My Periphery

I sang to whatever the guy with the guitar was paid to cover at the Italian deli across the street. There were no surprises, his crooning more like a murmur. No one seems to bid farewell on the Saturdays I so choose as times to amble aimlessly across the funeral home parking lot. A cop will stall now and then, nodding, then smiling, but I haven’t been stopped as I was when I did the same near the local hospital.

Girls in fishnets lean against the walls of a nightclub I only know of as a coworker mentions it every Monday. They wave and I notice there’s not a food truck with “brisket” and “pork” scrawled on a whiteboard. I eat my breakfast tacos at eight p.m. That’s how it’s always been.

I think about the clothes on top of my bed, and if I’ll fold them, or tangle the hooks of wire hangers in a needless rush because the thing I most hate doing at home is folding my clothes and tossing them in wooden dressers padded with bags from a fancy grocery store. In high school, I had two hampers. For dirty clothes and the clean. Both piles equally disheveled. I can say the same for how I look right out of bed versus hours of thought concluded with tinted lip balm.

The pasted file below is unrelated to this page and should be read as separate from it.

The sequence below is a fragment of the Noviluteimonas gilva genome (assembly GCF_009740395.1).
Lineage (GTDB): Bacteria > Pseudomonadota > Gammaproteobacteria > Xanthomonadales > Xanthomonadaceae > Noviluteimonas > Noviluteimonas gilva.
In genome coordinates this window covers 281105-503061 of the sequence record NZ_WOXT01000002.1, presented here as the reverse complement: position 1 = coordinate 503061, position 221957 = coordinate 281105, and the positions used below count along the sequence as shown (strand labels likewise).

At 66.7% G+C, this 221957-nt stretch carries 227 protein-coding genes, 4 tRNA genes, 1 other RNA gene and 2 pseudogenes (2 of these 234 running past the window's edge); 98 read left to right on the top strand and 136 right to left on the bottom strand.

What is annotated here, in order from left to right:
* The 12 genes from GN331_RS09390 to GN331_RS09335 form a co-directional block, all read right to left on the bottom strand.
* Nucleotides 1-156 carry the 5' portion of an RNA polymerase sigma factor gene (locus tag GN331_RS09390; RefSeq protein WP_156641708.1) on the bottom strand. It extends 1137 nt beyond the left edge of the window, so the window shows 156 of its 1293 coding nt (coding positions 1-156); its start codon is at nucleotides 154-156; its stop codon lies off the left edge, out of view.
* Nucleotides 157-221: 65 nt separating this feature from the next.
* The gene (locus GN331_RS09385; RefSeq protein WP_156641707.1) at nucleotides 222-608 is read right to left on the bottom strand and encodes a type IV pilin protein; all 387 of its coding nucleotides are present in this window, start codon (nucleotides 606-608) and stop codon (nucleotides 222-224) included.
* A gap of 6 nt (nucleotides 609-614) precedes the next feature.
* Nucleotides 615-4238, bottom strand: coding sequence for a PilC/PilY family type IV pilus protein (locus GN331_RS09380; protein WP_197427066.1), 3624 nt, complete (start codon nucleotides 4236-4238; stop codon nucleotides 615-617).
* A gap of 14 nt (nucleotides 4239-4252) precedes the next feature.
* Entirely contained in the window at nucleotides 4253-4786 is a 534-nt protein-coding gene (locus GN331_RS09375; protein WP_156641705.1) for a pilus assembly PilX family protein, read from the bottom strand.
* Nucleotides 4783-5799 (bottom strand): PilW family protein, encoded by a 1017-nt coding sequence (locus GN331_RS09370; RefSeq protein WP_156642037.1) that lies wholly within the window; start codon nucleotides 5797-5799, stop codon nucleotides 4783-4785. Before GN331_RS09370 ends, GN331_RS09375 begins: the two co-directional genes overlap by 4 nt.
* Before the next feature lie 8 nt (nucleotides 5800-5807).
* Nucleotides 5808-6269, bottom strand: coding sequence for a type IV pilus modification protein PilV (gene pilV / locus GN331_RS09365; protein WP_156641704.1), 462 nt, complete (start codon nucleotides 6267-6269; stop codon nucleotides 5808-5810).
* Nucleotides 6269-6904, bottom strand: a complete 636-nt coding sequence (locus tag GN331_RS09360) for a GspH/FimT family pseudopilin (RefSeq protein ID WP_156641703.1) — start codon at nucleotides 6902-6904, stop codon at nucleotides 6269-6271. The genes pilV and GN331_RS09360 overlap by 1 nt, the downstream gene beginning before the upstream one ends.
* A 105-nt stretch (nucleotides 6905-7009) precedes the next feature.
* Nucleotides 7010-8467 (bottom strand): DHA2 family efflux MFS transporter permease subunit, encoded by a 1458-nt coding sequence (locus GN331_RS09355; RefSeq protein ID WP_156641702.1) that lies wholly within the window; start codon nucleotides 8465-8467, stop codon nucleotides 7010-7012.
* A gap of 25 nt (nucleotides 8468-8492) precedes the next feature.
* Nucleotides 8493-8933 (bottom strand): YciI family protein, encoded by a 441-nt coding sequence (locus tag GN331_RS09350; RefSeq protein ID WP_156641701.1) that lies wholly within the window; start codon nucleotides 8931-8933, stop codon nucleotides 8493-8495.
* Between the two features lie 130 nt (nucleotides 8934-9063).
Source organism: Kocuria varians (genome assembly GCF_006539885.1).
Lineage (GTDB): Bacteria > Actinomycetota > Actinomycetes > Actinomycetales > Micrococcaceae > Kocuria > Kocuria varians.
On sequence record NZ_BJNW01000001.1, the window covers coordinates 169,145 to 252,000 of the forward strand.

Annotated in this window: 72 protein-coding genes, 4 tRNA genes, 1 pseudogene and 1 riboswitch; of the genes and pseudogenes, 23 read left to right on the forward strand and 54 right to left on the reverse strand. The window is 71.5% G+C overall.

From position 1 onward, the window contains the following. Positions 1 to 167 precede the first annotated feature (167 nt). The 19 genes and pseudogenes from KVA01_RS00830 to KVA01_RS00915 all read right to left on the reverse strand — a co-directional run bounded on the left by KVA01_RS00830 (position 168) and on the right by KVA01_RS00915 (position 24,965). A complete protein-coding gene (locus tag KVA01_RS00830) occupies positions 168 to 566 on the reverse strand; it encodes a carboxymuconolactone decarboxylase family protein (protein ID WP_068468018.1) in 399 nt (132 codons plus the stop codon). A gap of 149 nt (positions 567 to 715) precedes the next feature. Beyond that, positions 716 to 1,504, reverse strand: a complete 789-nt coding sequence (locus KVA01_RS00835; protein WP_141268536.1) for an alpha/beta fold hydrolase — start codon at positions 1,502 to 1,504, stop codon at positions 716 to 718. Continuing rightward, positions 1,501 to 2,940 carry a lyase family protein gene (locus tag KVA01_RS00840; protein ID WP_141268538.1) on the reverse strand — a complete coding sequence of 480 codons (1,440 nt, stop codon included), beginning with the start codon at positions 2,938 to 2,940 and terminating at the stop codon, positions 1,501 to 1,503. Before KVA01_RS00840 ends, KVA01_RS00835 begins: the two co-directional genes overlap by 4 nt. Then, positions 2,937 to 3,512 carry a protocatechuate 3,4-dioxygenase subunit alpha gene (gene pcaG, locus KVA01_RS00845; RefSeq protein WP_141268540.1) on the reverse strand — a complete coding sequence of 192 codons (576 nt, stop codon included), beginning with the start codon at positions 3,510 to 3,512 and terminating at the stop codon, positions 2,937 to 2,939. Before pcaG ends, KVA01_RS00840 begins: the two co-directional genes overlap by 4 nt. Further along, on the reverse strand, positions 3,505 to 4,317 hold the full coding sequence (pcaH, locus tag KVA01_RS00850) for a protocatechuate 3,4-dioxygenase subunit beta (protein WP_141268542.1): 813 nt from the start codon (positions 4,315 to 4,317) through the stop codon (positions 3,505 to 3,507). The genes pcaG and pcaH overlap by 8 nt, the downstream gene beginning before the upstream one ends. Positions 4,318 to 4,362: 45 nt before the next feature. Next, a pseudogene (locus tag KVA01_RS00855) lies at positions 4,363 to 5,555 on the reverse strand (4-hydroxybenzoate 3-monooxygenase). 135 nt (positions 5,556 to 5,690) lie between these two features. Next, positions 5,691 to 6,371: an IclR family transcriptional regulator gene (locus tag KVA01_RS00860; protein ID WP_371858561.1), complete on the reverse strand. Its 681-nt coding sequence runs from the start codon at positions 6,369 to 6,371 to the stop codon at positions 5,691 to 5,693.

My food is ready remarkably soon. No one laughs as I step outside. A cop on a bike watches whatever cleans our river.

Even mosquitos sleep.

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